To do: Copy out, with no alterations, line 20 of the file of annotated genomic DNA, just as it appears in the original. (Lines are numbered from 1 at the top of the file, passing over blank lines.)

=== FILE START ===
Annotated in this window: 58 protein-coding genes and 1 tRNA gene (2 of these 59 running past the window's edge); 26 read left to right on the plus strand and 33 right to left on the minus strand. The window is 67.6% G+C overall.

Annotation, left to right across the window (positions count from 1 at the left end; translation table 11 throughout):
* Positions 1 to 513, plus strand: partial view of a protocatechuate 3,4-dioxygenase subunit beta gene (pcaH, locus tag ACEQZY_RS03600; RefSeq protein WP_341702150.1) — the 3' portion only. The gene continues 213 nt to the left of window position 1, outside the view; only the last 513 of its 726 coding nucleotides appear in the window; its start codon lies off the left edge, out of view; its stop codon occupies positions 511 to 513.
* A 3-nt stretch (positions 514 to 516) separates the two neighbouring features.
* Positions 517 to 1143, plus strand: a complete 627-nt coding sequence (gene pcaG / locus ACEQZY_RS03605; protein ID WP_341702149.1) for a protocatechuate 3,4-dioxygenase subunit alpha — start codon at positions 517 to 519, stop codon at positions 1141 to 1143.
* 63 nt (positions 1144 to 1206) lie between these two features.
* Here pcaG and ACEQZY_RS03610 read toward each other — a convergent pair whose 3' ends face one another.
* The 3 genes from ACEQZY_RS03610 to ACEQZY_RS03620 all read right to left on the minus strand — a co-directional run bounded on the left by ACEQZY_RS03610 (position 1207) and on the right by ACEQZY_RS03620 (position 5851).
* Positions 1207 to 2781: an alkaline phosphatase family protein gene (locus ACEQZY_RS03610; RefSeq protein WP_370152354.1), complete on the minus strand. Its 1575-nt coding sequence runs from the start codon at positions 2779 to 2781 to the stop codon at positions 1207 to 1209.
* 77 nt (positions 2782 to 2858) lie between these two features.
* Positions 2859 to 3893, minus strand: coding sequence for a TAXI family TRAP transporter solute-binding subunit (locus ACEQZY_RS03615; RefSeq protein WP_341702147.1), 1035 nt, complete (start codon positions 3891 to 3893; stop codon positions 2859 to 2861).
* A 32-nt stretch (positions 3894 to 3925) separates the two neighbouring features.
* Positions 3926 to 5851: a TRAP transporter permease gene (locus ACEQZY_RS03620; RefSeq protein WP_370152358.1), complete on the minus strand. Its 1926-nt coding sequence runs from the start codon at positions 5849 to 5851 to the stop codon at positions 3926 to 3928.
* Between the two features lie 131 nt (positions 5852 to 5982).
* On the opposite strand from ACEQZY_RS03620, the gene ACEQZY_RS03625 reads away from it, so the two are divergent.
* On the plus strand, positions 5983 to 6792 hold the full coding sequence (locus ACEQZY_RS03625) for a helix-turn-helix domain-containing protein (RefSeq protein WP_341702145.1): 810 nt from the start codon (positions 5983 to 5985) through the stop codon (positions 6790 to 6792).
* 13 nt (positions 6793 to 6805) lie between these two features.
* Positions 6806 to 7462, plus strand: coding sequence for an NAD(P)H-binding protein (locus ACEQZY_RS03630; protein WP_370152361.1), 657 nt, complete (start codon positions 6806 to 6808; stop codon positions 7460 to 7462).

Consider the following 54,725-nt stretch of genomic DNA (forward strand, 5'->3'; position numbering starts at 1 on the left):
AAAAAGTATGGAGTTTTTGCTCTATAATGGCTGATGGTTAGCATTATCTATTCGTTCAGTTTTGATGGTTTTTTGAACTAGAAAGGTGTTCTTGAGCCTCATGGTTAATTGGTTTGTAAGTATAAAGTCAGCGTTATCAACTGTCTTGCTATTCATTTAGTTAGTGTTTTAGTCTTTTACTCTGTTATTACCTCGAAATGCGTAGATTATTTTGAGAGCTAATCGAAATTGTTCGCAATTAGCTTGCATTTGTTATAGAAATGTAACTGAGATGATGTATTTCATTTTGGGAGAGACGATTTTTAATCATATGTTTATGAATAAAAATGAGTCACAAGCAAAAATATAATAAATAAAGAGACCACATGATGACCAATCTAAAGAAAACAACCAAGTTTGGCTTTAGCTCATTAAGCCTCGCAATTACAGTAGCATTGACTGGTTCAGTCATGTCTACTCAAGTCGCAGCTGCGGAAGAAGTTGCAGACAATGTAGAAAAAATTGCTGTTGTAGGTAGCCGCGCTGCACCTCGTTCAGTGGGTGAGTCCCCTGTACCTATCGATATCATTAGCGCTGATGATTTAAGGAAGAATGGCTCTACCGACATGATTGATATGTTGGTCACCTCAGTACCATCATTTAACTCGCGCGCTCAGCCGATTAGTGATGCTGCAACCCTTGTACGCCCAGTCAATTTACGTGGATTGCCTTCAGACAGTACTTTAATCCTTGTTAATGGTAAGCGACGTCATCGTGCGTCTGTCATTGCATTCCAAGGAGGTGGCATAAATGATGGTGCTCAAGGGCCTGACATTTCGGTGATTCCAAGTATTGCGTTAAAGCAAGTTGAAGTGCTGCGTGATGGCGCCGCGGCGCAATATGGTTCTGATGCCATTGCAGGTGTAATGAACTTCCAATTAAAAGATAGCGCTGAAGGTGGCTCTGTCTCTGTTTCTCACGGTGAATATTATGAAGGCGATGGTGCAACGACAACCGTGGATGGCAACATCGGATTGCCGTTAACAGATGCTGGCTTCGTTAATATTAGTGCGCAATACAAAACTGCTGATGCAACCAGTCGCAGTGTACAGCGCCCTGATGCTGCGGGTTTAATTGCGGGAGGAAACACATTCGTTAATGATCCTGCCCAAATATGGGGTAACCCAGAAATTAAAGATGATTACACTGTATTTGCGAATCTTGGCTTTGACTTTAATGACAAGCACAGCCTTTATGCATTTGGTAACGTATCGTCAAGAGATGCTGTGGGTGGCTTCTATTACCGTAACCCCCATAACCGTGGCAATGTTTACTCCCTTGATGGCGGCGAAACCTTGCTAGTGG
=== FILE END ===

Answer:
AAAAAGTATGGAGTTTTTGCTCTATAATGGCTGATGGTTAGCATTATCTATTCGTTCAGTTTTGATGGTTTTTTGAACTAGAAAGGTGTTCTTGAGCCTCATGGTTAATTGGTTTGTAAGTATAAAGTCAGCGTTATCAACTGTCTTGCTATTCATTTAGTTAGTGTTTTAGTCTTTTACTCTGTTATTACCTCGAAATGCGTAGATTATTTTGAGAGCTAATCGAAATTGTTCGCAATTAGCTTGCATTTGTTATAGAAATGTAACTGAGATGATGTATTTCATTTTGGGAGAGACGATTTTTAATCATATGTTTATGAATAAAAATGAGTCACAAGCAAAAATATAATAAATAAAGAGACCACATGATGACCAATCTAAAGAAAACAACCAAGTTTGGCTTTAGCTCATTAAGCCTCGCAATTACAGTAGCATTGACTGGTTCAGTCATGTCTACTCAAGTCGCAGCTGCGGAAGAAGTTGCAGACAATGTAGAAAAAATTGCTGTTGTAGGTAGCCGCGCTGCACCTCGTTCAGTGGGTGAGTCCCCTGTACCTATCGATATCATTAGCGCTGATGATTTAAGGAAGAATGGCTCTACCGACATGATTGATATGTTGGTCACCTCAGTACCATCATTTAACTCGCGCGCTCAGCCGATTAGTGATGCTGCAACCCTTGTACGCCCAGTCAATTTACGTGGATTGCCTTCAGACAGTACTTTAATCCTTGTTAATGGTAAGCGACGTCATCGTGCGTCTGTCATTGCATTCCAAGGAGGTGGCATAAATGATGGTGCTCAAGGGCCTGACATTTCGGTGATTCCAAGTATTGCGTTAAAGCAAGTTGAAGTGCTGCGTGATGGCGCCGCGGCGCAATATGGTTCTGATGCCATTGCAGGTGTAATGAACTTCCAATTAAAAGATAGCGCTGAAGGTGGCTCTGTCTCTGTTTCTCACGGTGAATATTATGAAGGCGATGGTGCAACGACAACCGTGGATGGCAACATCGGATTGCCGTTAACAGATGCTGGCTTCGTTAATATTAGTGCGCAATACAAAACTGCTGATGCAACCAGTCGCAGTGTACAGCGCCCTGATGCTGCGGGTTTAATTGCGGGAGGAAACACATTCGTTAATGATCCTGCCCAAATATGGGGTAACCCAGAAATTAAAGATGATTACACTGTATTTGCGAATCTTGGCTTTGACTTTAATGACAAGCACAGCCTTTATGCATTTGGTAACGTATCGTCAAGAGATGCTGTGGGTGGCTTCTATTACCGTAACCCCCATAACCGTGGCAATGTTTACTCCCTTGATGGCGGCGAAACCTTGCTAGTGG